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Americans' Support for Workplace Interventions for Combating Racial and Gender Bias: The Impact of Policy Justifications and Inequality Beliefs


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Principal Investigator(s):

William Bielby
University of Illinois at Chicago
Email: wbielby@uic.edu
Home page: http://soc.uic.edu/sociology/people/faculty/wbielby

Sample size: 4175
Field period: 6/15/2012-1/28/2013


Abstract:

Based on a survey experiment administered to representative national samples of whites, African Americans, and Latinos, we assess support for and opposition to specific policies that are commonly implemented to address diversity and nondiscrimination in the workplace. Subjects were randomly assigned to report their opinions about policies designed to address either racial inequality or gender inequality in the workplace, and they were randomly assigned to exposure to justifications for interventions that framed interventions as efforts to minimize unlawful discrimination, efforts to enhance workplace diversity, or no justification at all. Contrary to our expectations, we find that diversity versus legal compliance justifications have no effect on Americans' opinions on EEO interventions. However, opinions diverge substantially depending on whether they are described as addressing racial or gender inequality. Whites, on average, are much more opposed to EEO interventions when they are about race than when they are about gender, especially for interventions that are perceived as "zero sum," benefitting one racial group at the expense of another, such as recruitment outreach, diversity goals, and mandatory training. In contrast, on average there was substantial agreement among whites, African Americans, and Latinos on the appropriateness of structural interventions such as formalization of human resource practices and accountability structures designed to identify and eliminate barriers to equal employment opportunity. This was true regardless of whether these types of interventions were described as being targeted towards reducing racial inequality or gender inequality. Policy implications of these findings are discussed.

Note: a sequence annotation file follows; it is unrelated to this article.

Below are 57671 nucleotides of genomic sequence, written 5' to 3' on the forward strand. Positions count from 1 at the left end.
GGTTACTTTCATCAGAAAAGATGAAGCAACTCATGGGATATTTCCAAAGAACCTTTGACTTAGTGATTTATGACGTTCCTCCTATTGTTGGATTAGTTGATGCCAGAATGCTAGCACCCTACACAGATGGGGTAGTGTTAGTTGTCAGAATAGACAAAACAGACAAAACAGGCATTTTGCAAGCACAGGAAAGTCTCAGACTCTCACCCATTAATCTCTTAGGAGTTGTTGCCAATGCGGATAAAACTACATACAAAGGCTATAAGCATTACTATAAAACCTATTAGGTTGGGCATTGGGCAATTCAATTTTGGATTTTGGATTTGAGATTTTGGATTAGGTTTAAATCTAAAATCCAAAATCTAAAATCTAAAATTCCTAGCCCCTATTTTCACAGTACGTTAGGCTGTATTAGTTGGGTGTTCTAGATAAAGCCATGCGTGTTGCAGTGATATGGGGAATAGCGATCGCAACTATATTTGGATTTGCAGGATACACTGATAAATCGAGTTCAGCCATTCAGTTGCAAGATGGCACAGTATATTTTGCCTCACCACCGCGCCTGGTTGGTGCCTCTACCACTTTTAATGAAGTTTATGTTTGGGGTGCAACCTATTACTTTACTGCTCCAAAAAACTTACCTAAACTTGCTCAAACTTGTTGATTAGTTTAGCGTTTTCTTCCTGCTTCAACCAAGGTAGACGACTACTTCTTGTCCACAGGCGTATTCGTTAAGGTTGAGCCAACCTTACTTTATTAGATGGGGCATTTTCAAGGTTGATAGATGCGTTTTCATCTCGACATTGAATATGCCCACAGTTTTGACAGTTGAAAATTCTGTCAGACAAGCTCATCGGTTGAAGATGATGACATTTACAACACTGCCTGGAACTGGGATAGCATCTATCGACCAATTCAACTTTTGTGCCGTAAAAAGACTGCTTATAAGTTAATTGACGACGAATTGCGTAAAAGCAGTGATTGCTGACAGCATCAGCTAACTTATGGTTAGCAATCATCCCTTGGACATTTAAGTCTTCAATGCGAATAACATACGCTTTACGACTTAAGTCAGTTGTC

Hypotheses:

H1. EFFECTS OF JUSTIFICATION FOR INTERVENTION, CONTINGENT UPON INEQUALITY BELIEFS. Interventions justified in terms of diversity will be evaluated more favorably than those justified by anti-discrimination or not justified at all. This will be more true among respondents subscribing to "individualist" views about the sources of workplace inequality than among those with "structuralist" views.

H2. INTERVENTIONS DESCRIBED GENERICALLY AND WITHOUT JUSTIFICATION WILL BE MOST STRONGLY AFFECTED BY RESPONDENT TRAITS AND BELIEFS. The impact of respondents' gender, race, stratification beliefs, and beliefs about racial and gender inequality will be greatest when no justification is provided and when interventions are described generically (i.e. question E.1R and E.1G). This is because absent a rationale and absent a clear statement of the intervention, respondents will make attributions about rationale and content based on their preexisting beliefs and interests (Harrison et al. 2006).